Are you waiting desperately for that dollar coin with the face of Warren G. Harding or Calvin Coolidge? It may now be harder to find.
Vice President Biden and Treasury Secretary Timothy Geithner made the announcement Tuesday at a Cabinet-level meeting that touted the progress of the White House’s Campaign to Cut Waste, an effort launched at the height of the summer’s federal debt negotiations to demonstrate the Obama administration’s commitment to curtailing federal spending.
A 2005 law mandated the production of four new commemorative presidential coins in the orders the presidents served every year through 2016. Twenty presidents have been honored, Andrew Johnson, Ulysses S. Grant, Rutherford B. Hayes and James A. Garfield, who were honored this year.
But Biden said the project is unpopular, with about $1.4 billion worth of the coins are sitting unused in Federal Reserve vaults.
“It will shock you all: The call for Chester A. Arthur coins is not there,” Biden deadpanned during the meeting.
“We shouldn’t be wasting money on money,” Geithner added later, noting that suspending coin production will save taxpayers about $50 million annually.
Treasury officials said that production of the presidential commemorative coins will continue, but only if they are ordered by coin collectors, who now will be forced to pay for the coin’s production and shipping. The mint will continue producing other commemorative coins that honor the first ladies, the American buffalo and the 50 states, among others.
Suspending production of the presidential coins also will affect the jobs of 26 mint employees, but Treasury officials said those workers would likely be reassigned to other projects.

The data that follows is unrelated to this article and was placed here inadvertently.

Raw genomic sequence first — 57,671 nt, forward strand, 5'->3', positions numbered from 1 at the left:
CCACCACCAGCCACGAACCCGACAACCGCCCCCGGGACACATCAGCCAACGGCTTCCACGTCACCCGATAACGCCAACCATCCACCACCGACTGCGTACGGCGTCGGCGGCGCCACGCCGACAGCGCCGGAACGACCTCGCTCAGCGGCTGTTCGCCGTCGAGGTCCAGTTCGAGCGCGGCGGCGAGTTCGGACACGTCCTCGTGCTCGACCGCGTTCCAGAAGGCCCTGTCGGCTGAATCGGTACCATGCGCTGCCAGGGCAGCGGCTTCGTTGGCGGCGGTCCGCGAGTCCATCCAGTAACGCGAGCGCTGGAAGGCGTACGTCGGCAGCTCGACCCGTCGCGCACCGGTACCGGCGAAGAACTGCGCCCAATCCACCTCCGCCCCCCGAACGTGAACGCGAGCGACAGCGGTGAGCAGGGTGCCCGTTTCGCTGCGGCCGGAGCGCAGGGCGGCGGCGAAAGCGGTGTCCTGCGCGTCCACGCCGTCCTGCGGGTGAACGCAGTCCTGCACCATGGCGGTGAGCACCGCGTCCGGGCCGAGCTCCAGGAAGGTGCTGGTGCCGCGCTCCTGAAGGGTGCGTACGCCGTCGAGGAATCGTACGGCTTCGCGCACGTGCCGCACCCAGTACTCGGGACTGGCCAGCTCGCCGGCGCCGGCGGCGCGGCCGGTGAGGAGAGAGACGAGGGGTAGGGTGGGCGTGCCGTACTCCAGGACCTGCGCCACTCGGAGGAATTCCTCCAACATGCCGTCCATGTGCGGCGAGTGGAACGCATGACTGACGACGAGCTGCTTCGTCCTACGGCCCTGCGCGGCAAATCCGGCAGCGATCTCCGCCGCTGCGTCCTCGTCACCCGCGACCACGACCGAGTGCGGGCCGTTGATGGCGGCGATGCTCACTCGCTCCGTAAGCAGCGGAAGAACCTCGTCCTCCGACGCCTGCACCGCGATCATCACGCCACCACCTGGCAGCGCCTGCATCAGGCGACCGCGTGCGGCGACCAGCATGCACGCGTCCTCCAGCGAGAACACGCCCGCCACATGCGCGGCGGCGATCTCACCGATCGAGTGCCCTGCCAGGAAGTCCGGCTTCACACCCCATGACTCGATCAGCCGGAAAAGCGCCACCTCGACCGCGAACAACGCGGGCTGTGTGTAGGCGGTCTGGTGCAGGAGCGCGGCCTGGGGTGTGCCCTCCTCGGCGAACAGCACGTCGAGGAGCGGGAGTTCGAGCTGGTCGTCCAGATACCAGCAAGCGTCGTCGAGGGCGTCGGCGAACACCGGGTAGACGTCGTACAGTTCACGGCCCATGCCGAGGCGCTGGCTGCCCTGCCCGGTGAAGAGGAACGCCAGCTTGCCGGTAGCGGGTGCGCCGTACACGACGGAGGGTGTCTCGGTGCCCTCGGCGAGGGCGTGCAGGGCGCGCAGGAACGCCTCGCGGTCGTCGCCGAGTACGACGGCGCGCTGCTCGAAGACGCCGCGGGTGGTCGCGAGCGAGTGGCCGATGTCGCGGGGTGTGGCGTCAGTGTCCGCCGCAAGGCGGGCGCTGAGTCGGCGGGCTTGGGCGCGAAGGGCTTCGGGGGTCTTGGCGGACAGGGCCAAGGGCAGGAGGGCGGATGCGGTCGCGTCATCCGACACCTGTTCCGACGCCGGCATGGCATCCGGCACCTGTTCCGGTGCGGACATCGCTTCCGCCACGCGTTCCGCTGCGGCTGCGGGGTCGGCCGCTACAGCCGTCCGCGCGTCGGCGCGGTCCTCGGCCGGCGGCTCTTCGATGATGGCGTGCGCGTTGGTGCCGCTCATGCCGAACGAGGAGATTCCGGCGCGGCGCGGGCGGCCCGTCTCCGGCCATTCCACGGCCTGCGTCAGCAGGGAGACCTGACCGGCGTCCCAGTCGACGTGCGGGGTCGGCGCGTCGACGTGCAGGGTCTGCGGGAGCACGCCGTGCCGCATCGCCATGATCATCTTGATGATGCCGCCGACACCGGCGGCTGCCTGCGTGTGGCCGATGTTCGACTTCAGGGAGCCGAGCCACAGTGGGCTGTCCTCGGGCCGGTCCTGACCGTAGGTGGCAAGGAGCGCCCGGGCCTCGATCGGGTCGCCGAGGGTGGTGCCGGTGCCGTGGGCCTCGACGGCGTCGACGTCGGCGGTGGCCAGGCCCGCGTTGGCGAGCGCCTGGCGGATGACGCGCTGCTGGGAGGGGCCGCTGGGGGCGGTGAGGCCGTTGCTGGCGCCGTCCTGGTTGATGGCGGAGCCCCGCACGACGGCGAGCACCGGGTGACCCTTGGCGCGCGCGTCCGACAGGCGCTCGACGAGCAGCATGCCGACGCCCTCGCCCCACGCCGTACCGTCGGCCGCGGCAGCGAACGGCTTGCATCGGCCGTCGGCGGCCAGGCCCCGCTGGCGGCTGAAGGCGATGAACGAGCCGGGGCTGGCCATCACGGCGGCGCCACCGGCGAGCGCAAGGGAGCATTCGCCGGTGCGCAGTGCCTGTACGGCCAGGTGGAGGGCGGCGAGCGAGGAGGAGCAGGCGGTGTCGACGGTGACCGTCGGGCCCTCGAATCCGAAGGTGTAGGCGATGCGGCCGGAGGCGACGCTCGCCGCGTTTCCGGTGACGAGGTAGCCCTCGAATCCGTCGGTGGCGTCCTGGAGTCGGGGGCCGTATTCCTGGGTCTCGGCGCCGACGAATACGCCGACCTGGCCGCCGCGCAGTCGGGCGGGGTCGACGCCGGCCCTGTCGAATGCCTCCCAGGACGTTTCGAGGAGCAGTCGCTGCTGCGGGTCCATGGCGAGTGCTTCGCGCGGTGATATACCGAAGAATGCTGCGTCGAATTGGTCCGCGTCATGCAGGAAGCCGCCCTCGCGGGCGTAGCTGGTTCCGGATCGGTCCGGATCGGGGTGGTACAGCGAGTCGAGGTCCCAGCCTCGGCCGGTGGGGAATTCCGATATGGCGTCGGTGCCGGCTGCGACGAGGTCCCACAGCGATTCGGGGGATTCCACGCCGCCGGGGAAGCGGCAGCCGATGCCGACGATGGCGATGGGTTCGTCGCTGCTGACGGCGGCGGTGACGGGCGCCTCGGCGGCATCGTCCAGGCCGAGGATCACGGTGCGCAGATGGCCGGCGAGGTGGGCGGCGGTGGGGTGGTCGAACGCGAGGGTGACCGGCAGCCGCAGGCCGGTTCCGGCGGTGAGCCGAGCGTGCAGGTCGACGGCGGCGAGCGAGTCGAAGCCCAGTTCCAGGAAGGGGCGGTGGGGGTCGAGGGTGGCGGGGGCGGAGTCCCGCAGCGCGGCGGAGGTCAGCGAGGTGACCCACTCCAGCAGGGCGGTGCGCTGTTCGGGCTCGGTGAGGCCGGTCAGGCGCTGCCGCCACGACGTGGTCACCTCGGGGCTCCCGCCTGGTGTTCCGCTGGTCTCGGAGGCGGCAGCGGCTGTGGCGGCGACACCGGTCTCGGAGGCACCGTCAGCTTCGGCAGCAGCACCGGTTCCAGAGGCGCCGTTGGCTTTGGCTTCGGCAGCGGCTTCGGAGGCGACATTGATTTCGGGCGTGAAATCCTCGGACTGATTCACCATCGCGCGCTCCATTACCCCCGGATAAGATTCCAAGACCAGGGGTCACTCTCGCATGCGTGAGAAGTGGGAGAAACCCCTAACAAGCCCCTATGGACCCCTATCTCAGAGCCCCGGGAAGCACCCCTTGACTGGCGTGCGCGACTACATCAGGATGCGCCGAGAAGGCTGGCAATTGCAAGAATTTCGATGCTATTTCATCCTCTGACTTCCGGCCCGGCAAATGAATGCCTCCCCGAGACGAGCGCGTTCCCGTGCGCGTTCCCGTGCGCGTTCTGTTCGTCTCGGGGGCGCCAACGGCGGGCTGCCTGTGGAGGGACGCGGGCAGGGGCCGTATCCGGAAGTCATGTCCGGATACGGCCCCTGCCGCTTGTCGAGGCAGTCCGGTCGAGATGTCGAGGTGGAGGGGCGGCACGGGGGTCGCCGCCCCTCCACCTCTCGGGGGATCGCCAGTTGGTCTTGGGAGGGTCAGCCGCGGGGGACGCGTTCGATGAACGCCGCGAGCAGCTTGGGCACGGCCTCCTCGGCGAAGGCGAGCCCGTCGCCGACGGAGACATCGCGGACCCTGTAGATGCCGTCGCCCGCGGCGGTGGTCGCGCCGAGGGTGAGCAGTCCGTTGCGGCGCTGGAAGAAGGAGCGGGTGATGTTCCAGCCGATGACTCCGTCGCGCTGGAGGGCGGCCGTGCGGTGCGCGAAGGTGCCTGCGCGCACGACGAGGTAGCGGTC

At Tuesday’s meeting, the Justice Department also announced the recovery of more than $5.6 billion in fraud committed against the government in fiscal 2011 — the most ever recovered in a single year.
Almost $3.4 billion of the funds came in civil fraud recoveries, with more than $2.2 billion tied to criminal fraud, according to Deputy Attorney General James Cole, who vowed that DOJ “will aggressively investigate and hold accountable those that attempt to defraud the American taxpayer.”
Fraud recoveries are up considerably in recent years, Cole said, jumping by 167 percent since 2008. Justice has recovered $15 billion in total fraud since 2009, of which $8.4 billion was tied to health-care fraud. The money is returned to state governments, Medicare and Medicaid, to the Treasury for deficit reduction and to whistleblowers who initially flagged the fraud.
The Department of Health and Human Services also announced plans Tuesday to push insurance companies to withhold payments on suspicious claims by patients who “doctor shop,” or use multiple doctors to obtain prescriptions for painkillers and narcotics including OxyContin and Percocet that can easily be abused or resold illegally.
The misuse of prescription drugs results in about 475,000 emergency room visits annually, HHS Secretary Kathleen Sebelius said Tuesday.
A Government Accountability Office report released in October found that about 170,000 Medicare beneficiaries were receiving prescriptions for painkillers from five or more doctors at a cost of about $148 million paid by Medicare. In 2008, GAO said one beneficiary was able to obtain prescriptions for a total of 3,655 oxycodone pills from 58 different prescribers.
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